This edited work attempts to ‘make sense’ of recent developments in the field of Human Resource Management in the People’s Republic of China. It attempts to see how the paradoxes and contradictions engendered by contemporary Chinese society are being resolved in the enterprises and workplaces of the Middle Kingdom. The book starts with an overview of the literature, then follows with a selection of micro-oriented, concerned with topics like recruitment and retention, then macro-oriented empirical studies, a number of the latter dealing with strategic as well as performance issues, with last, those comparing sets of societal cultural values. It attempts a synthesis of what has emerged from recent research on the ‘harmonious society’.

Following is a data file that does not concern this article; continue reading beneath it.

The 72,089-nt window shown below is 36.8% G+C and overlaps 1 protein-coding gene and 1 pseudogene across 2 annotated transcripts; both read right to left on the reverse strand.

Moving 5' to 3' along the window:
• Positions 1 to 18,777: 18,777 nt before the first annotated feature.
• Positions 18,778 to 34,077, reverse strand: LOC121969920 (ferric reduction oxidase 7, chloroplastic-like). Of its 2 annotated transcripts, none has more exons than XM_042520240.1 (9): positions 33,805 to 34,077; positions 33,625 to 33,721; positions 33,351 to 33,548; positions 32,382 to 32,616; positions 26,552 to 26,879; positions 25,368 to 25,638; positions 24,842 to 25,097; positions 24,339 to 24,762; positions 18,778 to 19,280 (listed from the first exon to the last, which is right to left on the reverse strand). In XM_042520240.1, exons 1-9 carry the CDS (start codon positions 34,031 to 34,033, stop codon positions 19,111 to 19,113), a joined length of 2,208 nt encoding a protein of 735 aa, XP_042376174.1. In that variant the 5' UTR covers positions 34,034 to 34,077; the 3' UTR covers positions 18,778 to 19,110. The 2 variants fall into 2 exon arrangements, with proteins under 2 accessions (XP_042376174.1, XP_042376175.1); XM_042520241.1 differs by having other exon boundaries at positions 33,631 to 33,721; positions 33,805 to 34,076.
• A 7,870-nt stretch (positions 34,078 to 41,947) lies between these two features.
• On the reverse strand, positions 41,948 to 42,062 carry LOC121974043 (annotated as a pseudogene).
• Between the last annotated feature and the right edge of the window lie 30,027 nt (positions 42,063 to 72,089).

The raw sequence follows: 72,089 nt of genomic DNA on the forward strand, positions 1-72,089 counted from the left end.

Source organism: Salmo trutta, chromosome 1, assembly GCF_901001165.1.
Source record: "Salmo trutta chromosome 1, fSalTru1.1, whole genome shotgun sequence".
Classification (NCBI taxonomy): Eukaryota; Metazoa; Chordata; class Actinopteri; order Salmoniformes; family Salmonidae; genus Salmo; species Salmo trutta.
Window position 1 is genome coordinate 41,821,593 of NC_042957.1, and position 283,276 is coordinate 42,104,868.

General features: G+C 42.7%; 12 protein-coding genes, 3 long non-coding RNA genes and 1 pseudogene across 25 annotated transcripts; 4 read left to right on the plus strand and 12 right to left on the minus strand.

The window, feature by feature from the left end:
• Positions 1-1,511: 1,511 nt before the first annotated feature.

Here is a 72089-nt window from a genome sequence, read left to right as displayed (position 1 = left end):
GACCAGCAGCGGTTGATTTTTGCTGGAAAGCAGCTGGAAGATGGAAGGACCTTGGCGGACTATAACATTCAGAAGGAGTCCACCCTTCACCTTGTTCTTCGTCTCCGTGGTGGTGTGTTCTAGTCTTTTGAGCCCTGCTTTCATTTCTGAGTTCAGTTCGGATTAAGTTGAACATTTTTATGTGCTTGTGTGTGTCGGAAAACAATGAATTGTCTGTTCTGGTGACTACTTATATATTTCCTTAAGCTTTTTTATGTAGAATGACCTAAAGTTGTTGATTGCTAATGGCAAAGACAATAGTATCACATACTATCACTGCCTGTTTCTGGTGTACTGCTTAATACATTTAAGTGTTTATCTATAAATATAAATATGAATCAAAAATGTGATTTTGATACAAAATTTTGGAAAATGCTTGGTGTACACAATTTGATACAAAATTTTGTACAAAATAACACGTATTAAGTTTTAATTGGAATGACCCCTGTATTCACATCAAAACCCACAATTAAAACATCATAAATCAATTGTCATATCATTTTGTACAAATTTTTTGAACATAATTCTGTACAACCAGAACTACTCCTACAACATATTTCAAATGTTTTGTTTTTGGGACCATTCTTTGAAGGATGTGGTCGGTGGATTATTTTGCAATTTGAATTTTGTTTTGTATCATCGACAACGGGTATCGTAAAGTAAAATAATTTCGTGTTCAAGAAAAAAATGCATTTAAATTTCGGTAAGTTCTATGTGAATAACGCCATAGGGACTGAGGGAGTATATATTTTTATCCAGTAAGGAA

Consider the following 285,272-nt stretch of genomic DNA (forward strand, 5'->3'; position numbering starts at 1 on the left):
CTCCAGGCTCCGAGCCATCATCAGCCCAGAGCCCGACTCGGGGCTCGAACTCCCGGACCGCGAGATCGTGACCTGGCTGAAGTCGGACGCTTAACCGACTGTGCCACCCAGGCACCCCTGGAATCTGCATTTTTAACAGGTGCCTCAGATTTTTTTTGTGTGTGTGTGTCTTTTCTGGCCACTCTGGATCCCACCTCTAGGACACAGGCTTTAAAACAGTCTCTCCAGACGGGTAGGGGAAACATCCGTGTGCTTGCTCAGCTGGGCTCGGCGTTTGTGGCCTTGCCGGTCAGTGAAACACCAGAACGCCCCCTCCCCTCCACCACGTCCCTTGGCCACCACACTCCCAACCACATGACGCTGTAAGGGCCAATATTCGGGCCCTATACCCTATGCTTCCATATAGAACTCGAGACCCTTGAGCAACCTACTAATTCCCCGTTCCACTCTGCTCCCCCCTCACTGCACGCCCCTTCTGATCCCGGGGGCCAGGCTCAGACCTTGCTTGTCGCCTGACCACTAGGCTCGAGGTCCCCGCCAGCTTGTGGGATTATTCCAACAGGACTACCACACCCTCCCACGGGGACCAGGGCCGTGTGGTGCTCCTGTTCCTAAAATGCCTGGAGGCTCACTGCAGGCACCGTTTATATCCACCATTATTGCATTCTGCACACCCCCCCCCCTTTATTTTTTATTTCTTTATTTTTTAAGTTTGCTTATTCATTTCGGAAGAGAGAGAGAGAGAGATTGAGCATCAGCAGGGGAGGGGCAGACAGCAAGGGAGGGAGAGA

These contributions from authors based in universities in eight countries, in Australia, Canada, China, Hong Kong, Japan, Taiwan, United Kingdom and USA, cover a wide range of research on HRM, from the micro- to the macro-. Six of them teach and/or research at campuses on the Mainland. Their empirical, field-based research covers the last half-decade and presents a robust picture of both what practitioners have adopted and how researchers have tried to ‘make sense’ of what they have investigated.
This book was based on a special issue of Intl Journal of Human Resource Management.